Basing House- Is it One of the Most Underrated Symbols of Early Modern British History?

As a man who has spent most of his life on Old Basing, the relevance of Basing House has been something often slipped by under my nose, even though I often saw memories of it on a daily basis. Yet on a recent trip to the ruins, unlike through previous visits during childhood, I was gripped by just how much history there was around the house. Of course as a child I knew that this was no ordinary ruins, but as I have grown older the significance blew me away. Basing House was perhaps one of the most underrated symbols of Early Modern British history, with every brick having its own unique history.

Basing House Gateway

For many of the residents of Old Basing, I’m sure they fail to realise on a day-to-day basis the significance of the land they step. For Basing House was a hub of activity, through the Tudor and the Stuart age. The house itself dates back to Medieval age, with the huge circular bank and defensive ditches of the castle still visible, following the famous Motte and Bailey castle layout. These were put in place by the de Port family, who came over with William the Conqueror in 1066, and in the 1100’s made Basing House their home. But it wasn’t until the Paulet family, with Sir William Paulet, the first Marquess of Winchester and Lord Treasurer of England, who decided to build what was the more recent picture of the Basing House that we all know in 1535.

Image of one of the many defensive ditches around the castle

It was this settlement in Basing which welcomed big names throughout British History, Henry VIII, Edward VI, Mary I after her marriage in Winchester on her honeymoon and Elizabeth I on many occasions. It was such an important hub of activity in the Tudor era, with it being labelled as the biggest Private House at the time. The house played what we can imagine as such an important part within the village, having the canal run through with a link to Woking, allowing for good link ups to London, as well as providing trade to the area. It is weird to believe that the people of Old Basing will most probably be walking in the footsteps of some of the biggest names in English history.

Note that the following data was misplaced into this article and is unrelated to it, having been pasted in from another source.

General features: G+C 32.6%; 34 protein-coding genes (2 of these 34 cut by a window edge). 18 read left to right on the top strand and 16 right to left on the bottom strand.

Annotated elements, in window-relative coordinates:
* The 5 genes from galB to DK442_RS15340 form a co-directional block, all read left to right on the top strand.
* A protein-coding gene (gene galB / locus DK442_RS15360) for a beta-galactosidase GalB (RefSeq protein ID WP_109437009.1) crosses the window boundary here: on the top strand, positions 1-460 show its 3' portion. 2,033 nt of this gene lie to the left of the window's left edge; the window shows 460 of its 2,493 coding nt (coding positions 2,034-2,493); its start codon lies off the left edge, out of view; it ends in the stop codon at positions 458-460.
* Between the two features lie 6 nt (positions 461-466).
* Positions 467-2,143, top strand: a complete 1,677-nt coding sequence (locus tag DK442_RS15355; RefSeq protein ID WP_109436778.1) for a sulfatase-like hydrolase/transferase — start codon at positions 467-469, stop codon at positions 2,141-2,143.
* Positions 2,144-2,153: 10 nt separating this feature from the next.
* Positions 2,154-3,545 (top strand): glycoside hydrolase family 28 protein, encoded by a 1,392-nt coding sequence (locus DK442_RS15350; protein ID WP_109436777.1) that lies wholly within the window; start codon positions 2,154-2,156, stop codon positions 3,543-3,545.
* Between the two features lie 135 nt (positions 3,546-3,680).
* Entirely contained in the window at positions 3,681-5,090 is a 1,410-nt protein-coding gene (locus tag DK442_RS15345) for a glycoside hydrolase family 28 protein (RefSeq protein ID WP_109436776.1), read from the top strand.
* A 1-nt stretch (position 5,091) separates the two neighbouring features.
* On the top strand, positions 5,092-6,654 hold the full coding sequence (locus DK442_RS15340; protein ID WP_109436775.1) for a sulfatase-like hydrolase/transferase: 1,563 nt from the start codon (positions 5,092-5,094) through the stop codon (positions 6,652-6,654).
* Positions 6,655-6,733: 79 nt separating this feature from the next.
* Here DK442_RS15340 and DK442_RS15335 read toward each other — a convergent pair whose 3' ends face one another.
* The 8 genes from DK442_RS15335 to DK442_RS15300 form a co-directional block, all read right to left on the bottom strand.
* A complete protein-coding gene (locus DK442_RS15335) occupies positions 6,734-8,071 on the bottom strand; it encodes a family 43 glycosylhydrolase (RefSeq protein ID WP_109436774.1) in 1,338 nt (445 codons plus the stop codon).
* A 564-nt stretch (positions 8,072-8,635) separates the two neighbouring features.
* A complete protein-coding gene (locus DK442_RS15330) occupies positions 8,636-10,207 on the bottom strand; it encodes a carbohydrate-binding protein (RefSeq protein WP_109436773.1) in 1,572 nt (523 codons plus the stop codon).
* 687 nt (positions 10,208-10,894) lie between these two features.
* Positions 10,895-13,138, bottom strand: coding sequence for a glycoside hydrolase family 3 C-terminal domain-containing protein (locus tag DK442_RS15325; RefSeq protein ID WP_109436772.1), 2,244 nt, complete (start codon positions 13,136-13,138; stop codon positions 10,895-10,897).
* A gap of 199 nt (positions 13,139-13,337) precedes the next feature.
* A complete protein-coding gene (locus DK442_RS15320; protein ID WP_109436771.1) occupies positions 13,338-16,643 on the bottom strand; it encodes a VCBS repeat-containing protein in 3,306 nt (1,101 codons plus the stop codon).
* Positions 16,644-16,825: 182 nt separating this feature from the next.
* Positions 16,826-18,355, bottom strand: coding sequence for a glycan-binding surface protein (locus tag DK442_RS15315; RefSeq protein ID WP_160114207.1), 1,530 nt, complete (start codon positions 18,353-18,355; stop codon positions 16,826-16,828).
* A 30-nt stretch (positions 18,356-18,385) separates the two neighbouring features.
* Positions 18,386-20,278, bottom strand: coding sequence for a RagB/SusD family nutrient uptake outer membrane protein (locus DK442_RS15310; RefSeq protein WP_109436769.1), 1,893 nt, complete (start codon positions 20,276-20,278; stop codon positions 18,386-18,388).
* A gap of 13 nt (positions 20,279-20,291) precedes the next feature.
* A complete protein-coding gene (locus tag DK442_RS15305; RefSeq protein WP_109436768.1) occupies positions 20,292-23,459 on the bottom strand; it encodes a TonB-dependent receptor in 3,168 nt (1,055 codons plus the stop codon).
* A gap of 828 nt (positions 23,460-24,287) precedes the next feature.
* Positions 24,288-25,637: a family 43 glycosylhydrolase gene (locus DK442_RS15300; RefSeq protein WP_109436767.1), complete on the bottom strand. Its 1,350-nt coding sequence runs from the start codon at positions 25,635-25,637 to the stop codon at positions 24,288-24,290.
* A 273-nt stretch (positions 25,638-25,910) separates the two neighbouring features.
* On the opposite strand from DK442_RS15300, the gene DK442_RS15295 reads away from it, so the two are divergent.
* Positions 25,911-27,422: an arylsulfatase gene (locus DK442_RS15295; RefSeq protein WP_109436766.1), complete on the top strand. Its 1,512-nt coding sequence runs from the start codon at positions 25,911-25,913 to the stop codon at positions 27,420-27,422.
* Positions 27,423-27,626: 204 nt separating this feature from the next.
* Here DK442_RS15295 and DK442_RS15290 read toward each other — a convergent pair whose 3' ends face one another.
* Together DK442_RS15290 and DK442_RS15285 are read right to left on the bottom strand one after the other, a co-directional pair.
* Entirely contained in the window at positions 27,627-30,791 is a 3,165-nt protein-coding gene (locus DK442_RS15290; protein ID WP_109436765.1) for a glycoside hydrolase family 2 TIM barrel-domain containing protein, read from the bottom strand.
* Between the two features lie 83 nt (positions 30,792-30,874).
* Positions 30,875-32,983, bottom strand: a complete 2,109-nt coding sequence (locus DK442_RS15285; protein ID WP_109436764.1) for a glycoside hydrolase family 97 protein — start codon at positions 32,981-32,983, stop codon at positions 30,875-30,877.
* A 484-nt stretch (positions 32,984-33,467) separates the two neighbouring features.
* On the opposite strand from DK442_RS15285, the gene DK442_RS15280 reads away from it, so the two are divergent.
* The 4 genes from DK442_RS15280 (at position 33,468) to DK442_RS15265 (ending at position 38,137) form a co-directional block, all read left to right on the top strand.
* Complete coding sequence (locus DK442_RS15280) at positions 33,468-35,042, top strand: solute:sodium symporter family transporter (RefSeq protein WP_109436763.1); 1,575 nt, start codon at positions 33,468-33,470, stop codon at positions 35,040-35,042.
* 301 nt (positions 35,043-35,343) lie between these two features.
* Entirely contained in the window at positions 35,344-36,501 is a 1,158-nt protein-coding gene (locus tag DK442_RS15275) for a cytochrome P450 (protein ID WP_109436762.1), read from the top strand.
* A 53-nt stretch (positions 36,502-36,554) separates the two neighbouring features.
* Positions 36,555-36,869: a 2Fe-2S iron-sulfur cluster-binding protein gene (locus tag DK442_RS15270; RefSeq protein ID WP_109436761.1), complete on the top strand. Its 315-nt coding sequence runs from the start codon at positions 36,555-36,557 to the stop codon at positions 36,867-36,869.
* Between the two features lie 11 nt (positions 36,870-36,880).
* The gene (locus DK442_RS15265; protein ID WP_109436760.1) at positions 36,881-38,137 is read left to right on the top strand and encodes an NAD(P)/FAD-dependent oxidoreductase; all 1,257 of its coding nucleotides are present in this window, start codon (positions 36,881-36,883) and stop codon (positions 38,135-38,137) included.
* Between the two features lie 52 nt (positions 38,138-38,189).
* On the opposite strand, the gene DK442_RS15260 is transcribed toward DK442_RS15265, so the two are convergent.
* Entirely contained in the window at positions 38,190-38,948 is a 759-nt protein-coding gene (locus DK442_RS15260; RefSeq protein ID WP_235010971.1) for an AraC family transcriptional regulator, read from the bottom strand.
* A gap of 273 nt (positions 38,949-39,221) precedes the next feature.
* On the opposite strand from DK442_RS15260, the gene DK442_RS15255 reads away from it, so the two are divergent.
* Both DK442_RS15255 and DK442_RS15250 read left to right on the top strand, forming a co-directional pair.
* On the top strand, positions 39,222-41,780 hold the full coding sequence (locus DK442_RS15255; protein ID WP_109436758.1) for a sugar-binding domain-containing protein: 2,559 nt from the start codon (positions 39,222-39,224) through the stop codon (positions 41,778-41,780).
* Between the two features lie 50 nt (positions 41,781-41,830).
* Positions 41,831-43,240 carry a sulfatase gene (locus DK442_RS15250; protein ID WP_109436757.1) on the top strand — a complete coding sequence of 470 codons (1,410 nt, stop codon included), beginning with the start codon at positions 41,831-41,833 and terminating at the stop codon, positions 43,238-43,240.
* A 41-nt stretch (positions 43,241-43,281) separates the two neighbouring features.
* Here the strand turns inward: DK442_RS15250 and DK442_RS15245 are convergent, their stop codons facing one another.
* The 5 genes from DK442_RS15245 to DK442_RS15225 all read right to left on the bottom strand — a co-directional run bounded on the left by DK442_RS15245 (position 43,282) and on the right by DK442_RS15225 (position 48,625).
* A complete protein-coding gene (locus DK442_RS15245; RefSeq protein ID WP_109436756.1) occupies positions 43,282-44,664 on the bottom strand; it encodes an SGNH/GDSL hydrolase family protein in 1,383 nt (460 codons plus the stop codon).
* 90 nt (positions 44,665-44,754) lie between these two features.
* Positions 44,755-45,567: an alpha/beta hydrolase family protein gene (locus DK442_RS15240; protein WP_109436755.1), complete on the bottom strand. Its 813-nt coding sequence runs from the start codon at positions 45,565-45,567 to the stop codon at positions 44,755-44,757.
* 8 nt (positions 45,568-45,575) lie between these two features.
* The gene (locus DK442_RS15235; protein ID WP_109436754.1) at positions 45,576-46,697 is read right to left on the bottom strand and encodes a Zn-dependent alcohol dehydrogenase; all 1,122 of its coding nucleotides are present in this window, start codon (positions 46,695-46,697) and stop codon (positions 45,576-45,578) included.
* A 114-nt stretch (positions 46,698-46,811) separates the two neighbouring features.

The Tudor Family

Yet it was the when the English Civil War broke out in 1642, with a divide between the Royalist and catholic supporters of King Charles I, and the protestants who favoured a stronger parliament, when the greatness of Basing House played out in such a bloody battle. John Paulet, the fifth Marquess of Winchester was the resident of Basing House at the time, and very much kept to his family motto of: “Aymez Loyaulte” (Love Loyalty). As you can imagine, being close to the monarchy at a tender time like this did come at a cost, and led to Basing House being attacked by Parliamentary troops, something that happened on 3 occasions. However the house did not fall easily, and it took 3 years for the parliamentary forces to finally break the walls, with the final assault in August 1645 seeing 800 men take up positions on the walls. It wasn’t until Cromwell himself turned up with heavy artillery that the house had been breached in October 1645.

Image of Cromwell as the Storming if Basing House by Croft

In the last few days of Basing House as a real symbol of excellence saw a bloody battle break out in the Basing barn, and saw between 40 and a hundred people killed. Though this may not seem much now, back then it was a huge loss to the village, with the parliamentary troops taking pillage to the house, and soon a fire destroyed the building. Parliament called for the demolition of the building, with villagers allowed to take materials for their own building. Paulet was stripped of his estate, and sent to the Tower of London on a charge of high treason, yet this charge was later dropped and Basing House later returned to him by the restoration of Charles II. Later, Charles Paulet, son of John pulled down the house and moved his own family home to Hackwood, leading to the end of the importance of Basing House in this period.

Image of the Cannon at Basing House, with a range of hitting the AA building in the background of that photo

Unknown to many, the importance of Basing House has been something overlooked by people, and had been such an important symbol of the Civil war conflict in Britain. I myself had completely been naïve on just how much history Basing House had, and how it is still evident in modern-day. For years I had walked on the Old Basing Common, not realising that these were the old hunting fields of the house, and the battlefield where Cromwell led his army to take the castle. History was quite literally on my door step and had such an important role in the Tudor and Stuart periods, and was an important battlefield in the Civil War, without me ever knowing. I hope you have enjoyed reading this, and if you can, go visit Basing House!

Artist Impression of the storming

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